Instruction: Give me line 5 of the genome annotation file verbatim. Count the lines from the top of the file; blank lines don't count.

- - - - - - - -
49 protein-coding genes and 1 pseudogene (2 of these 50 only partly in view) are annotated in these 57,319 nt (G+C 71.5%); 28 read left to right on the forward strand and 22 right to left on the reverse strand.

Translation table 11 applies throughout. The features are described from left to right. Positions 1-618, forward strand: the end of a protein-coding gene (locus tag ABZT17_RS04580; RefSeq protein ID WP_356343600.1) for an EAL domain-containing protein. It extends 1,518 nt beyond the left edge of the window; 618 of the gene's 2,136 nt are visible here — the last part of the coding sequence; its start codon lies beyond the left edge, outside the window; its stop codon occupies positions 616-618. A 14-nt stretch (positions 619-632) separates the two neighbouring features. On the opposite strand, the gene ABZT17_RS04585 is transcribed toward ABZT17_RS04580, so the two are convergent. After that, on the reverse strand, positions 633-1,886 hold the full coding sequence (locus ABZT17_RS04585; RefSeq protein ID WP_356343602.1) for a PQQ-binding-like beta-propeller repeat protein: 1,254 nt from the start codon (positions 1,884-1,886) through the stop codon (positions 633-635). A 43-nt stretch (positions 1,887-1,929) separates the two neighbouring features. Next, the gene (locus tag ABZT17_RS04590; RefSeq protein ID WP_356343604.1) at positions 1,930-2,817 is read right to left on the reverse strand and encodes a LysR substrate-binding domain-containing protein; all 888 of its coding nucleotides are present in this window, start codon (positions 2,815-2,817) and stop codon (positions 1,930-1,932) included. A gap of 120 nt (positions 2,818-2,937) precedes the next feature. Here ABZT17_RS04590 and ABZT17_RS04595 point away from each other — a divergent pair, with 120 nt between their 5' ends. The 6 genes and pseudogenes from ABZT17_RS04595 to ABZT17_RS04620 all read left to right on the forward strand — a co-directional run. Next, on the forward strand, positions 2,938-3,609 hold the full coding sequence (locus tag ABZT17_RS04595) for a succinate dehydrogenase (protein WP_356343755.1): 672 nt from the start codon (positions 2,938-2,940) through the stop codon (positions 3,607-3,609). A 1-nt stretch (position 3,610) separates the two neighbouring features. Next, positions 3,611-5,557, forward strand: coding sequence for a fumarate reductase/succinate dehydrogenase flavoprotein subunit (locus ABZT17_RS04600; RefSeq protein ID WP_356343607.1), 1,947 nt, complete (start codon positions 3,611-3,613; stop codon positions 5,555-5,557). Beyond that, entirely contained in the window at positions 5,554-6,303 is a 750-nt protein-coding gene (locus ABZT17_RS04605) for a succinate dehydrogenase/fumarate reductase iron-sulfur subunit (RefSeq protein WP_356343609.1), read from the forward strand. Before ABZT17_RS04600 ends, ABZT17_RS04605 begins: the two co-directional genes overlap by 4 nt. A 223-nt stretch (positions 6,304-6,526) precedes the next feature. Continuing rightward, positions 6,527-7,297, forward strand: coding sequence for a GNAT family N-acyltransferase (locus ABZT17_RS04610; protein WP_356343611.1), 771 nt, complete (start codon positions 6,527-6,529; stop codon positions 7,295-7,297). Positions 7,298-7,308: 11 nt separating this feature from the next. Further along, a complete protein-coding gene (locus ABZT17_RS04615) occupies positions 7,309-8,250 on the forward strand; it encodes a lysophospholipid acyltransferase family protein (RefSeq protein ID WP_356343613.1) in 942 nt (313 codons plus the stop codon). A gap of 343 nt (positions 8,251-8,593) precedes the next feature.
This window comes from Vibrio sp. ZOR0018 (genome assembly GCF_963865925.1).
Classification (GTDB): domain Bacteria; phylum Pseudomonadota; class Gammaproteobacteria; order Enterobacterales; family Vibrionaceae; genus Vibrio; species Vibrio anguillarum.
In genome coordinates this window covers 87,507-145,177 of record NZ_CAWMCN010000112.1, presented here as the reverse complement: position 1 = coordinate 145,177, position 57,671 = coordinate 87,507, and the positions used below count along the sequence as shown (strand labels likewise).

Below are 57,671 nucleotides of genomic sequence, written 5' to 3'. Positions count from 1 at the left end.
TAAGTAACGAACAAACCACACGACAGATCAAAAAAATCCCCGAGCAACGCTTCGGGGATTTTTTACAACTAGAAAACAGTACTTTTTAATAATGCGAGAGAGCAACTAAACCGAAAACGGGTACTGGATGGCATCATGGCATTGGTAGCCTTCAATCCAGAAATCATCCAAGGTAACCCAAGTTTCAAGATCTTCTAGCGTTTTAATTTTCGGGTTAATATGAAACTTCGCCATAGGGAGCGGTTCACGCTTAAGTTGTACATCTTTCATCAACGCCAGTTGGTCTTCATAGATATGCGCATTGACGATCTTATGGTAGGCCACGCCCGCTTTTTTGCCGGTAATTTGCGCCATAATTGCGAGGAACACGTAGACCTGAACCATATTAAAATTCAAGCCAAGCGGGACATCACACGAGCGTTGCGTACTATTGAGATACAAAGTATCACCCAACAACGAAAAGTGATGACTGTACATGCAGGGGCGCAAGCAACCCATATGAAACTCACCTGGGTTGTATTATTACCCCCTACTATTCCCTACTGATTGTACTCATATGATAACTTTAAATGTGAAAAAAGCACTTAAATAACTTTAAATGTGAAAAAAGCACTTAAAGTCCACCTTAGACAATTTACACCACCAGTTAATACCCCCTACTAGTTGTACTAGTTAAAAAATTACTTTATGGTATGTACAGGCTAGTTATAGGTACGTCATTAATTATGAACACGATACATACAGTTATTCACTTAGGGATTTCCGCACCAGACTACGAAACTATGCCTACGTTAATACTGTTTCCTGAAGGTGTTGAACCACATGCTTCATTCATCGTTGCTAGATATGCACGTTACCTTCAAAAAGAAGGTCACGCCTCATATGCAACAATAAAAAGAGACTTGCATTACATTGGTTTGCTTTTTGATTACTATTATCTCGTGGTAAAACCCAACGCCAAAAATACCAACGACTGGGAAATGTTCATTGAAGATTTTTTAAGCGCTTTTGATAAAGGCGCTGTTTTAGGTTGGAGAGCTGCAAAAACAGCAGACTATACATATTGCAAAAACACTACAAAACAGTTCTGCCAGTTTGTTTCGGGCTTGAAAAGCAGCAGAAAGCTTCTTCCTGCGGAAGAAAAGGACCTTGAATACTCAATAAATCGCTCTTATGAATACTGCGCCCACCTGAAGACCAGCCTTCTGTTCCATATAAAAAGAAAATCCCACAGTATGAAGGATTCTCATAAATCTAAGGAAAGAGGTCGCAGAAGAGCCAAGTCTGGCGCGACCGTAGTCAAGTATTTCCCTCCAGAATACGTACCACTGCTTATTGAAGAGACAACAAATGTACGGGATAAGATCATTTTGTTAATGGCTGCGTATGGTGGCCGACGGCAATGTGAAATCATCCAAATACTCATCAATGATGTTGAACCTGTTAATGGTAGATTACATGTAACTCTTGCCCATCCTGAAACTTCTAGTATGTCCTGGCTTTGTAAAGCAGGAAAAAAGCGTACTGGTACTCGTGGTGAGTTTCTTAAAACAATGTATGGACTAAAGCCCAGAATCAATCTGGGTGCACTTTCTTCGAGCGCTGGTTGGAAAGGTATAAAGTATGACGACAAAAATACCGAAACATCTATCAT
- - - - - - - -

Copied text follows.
In genome coordinates this window covers 87,507-145,177 of record NZ_CAWMCN010000112.1, presented here as the reverse complement: position 1 = coordinate 145,177, position 57,671 = coordinate 87,507, and the positions used below count along the sequence as shown (strand labels likewise).